For the Trees font, which was created especially for the book, Holten delved into her archive of New York City tree drawings, created 10 years earlier. “I wrote out the alphabet, A through Z, and then realized I could match a tree that had the same letter: A for apple, B for beech, C for cedar,” she says. (V and X were a bit trickier, but Latin names came in handy.)

The numbers are represented as twigs, while the punctuation marks are shoots, leaves, and, in the case of the period, an acorn.

The Trees alphabet

The Trees alphabet

Having established a tree alphabet, Holten is now considering ways to write messages into the landscape. One way is to incorporate words, spelled out in trees, when planting a garden or reforesting a developed area.

She is currently in talks with Google’s ecology team about a possible “typographic forest” installation at the company’s California headquarters, which would involve developing a new alphabet tailored to the area’s native flora.

The Trees translation of Liberty Trees, a story by Robert Sullivan

The Trees translation of Liberty Trees, a story by Robert Sullivan

Holten also has her eye on the forthcoming Obama Presidential Library in Chicago, which she believes would benefit greatly from a garden filled with hidden messages written in Tree.

In the meantime, anyone is welcome to use the existing tree alphabet to plant their own message. (If you don’t have space or access to the requisite saplings, you can plant a virtual garden in a Word doc—the Trees font is free to download.)

About Trees is now available for pre-order and ships in late July.

Flora Fauna Faces Font Friday

From the Public Domain Review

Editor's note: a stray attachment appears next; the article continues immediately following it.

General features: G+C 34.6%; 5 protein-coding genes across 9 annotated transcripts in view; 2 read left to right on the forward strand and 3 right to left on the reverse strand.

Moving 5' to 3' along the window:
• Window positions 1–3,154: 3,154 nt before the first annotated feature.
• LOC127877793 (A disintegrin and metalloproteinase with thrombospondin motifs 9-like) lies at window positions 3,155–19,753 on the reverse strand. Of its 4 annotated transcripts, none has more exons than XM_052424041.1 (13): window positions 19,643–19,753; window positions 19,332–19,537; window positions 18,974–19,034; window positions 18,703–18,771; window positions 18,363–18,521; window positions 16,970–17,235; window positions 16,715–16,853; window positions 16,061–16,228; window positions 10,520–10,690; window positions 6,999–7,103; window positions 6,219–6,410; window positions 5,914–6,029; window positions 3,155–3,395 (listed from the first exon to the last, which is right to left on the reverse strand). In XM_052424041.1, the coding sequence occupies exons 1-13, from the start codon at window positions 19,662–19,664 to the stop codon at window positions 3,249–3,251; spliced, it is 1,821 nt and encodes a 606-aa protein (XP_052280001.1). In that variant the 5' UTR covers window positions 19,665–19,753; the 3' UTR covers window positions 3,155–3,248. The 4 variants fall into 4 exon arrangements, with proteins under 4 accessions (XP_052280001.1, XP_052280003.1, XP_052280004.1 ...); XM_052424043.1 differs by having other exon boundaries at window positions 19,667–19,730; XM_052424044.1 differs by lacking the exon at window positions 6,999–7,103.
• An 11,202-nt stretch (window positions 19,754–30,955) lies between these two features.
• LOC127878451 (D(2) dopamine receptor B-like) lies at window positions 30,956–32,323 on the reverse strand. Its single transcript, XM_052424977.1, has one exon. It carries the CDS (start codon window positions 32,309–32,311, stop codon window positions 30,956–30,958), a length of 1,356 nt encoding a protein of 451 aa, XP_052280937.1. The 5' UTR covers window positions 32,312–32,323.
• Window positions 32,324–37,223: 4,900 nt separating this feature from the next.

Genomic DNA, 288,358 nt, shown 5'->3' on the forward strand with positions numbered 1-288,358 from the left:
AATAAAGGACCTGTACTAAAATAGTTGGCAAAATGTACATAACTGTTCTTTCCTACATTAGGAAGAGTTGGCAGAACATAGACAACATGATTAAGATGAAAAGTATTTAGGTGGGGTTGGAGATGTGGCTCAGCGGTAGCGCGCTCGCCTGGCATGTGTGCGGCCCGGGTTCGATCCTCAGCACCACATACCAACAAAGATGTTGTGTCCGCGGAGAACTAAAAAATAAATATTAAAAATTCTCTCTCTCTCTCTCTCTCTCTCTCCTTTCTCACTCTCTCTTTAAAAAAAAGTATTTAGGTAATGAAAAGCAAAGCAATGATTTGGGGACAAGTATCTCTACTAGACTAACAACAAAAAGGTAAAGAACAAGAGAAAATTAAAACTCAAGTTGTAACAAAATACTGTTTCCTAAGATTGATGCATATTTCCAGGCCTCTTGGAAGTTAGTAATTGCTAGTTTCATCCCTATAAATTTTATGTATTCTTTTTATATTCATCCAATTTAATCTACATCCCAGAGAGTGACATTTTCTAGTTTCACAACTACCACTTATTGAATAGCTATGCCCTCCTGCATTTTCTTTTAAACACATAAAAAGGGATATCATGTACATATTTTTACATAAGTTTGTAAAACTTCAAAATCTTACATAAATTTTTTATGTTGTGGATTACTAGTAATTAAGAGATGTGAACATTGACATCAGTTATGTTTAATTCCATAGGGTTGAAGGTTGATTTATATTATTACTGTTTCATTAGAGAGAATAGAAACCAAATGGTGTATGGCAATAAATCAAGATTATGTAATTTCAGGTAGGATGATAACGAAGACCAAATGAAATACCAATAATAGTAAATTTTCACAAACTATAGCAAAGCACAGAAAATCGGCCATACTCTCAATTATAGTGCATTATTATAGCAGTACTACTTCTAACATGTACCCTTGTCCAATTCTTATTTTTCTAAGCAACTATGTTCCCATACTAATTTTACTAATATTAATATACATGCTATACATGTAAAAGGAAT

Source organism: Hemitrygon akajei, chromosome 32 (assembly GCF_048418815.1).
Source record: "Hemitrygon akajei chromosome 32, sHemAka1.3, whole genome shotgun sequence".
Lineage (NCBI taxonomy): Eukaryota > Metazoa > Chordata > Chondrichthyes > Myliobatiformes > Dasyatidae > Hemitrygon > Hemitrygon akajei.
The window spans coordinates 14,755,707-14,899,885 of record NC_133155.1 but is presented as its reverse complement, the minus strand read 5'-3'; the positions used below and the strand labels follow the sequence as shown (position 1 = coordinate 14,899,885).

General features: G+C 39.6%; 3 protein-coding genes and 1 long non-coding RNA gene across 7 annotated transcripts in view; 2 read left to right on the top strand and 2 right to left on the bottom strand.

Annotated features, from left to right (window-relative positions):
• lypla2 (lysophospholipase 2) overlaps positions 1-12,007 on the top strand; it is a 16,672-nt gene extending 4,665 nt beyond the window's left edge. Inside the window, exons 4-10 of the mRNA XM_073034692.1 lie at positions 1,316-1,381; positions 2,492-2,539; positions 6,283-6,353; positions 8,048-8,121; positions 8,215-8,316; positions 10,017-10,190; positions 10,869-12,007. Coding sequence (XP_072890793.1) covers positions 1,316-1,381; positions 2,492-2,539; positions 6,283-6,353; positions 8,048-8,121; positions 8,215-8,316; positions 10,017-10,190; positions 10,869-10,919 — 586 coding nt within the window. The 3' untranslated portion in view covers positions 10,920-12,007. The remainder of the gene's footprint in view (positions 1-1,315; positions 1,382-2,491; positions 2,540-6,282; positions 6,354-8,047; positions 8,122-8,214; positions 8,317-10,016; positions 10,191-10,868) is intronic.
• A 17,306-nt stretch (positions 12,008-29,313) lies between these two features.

This 17th-century alphabet seems to show grotesque vegetation, animals and even humans in its forms, reminiscent of DeepDream imaging.

An Alphabet of Organic Type (ca.1650)


A series of stunning prints – titled Libellus Novus Elementorum Latinorum – designed by the Polish goldsmith Jan Christian Bierpfaff (1600-ca.1690) and engraved by fellow-countryman Jeremias Falck (1610–1677). According to BibliOdyssey blog, where we first learnt of the images, Bierpfaff worked as an apprentice at the Mackensen family of metalworkers in Cracow, a group “who introduced the Dutch auricular (‘shell or ear-like’) style of ornament into the Polish gold and silver workshops”. We see the influence of this auricular style in Bierpfaff’s letterforms but also the unmistakable baroque stylings of the grotesque. The result is wonderfully surreal, the writhing forms hovering somewhere between the monstrous and floral.


Japanese Artist Creates Fun Miniature Dioramas Every Day For 5 Years

From boredpanda.com

Since 2011, Tatsuya Tanaka has been creating creative and playful miniature dioramas. Not only has he not shown any sign of stopping since we last wrote about him, but he seems to be getting better and better

Tanaka has been collecting the creative images into an everyday calendar that you can follow on Facebook or his website. Most involve foods and everyday objects that most of us wouldn’t even give a second glance!

More info: miniature-calendar.com | Instagram | Facebook

Kintsugi: The Art of Broken Pieces


Kintsugi (or kintsukuroi) is a Japanese method for repairing broken ceramics with a special lacquer mixed with gold, silver, or platinum. The philosophy behind the technique is to recognize the history of the object and to visibly incorporate the repair into the new piece instead of disguising it. The process usually results in something more beautiful than the original.

The video above was filmed at Tokyobike in London which recently had a Kintsugi workshop. If you’d like to try the technique yourself, Humade offers gold and silver DIY kintsugi kits. See also: When Mending Becomes an Art. (via Kottke and The Kid Should See This)




Video about the Kintsugi process